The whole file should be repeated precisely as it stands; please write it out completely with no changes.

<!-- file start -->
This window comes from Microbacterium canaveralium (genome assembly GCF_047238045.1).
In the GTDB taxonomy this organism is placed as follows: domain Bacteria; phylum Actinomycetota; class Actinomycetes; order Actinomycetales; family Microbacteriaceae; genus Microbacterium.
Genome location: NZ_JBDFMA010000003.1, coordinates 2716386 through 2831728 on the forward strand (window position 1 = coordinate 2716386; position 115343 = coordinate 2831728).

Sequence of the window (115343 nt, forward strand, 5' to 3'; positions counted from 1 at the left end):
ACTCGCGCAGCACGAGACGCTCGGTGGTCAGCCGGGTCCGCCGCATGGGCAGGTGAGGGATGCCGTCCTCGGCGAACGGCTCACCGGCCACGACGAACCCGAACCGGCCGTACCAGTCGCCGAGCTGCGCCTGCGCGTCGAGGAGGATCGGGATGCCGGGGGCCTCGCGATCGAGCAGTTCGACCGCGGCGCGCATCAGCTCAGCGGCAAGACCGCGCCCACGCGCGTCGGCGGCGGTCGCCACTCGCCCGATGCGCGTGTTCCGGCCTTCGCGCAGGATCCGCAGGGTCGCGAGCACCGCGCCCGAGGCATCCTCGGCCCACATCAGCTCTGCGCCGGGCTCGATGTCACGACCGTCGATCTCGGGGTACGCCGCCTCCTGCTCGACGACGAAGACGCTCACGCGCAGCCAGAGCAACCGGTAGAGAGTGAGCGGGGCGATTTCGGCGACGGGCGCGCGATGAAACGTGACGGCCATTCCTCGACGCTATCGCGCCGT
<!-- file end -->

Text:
This window comes from Microbacterium canaveralium (genome assembly GCF_047238045.1).
In the GTDB taxonomy this organism is placed as follows: domain Bacteria; phylum Actinomycetota; class Actinomycetes; order Actinomycetales; family Microbacteriaceae; genus Microbacterium.
Genome location: NZ_JBDFMA010000003.1, coordinates 2716386 through 2831728 on the forward strand (window position 1 = coordinate 2716386; position 115343 = coordinate 2831728).

Sequence of the window (115343 nt, forward strand, 5' to 3'; positions counted from 1 at the left end):
ACTCGCGCAGCACGAGACGCTCGGTGGTCAGCCGGGTCCGCCGCATGGGCAGGTGAGGGATGCCGTCCTCGGCGAACGGCTCACCGGCCACGACGAACCCGAACCGGCCGTACCAGTCGCCGAGCTGCGCCTGCGCGTCGAGGAGGATCGGGATGCCGGGGGCCTCGCGATCGAGCAGTTCGACCGCGGCGCGCATCAGCTCAGCGGCAAGACCGCGCCCACGCGCGTCGGCGGCGGTCGCCACTCGCCCGATGCGCGTGTTCCGGCCTTCGCGCAGGATCCGCAGGGTCGCGAGCACCGCGCCCGAGGCATCCTCGGCCCACATCAGCTCTGCGCCGGGCTCGATGTCACGACCGTCGATCTCGGGGTACGCCGCCTCCTGCTCGACGACGAAGACGCTCACGCGCAGCCAGAGCAACCGGTAGAGAGTGAGCGGGGCGATTTCGGCGACGGGCGCGCGATGAAACGTGACGGCCATTCCTCGACGCTATCGCGCCGT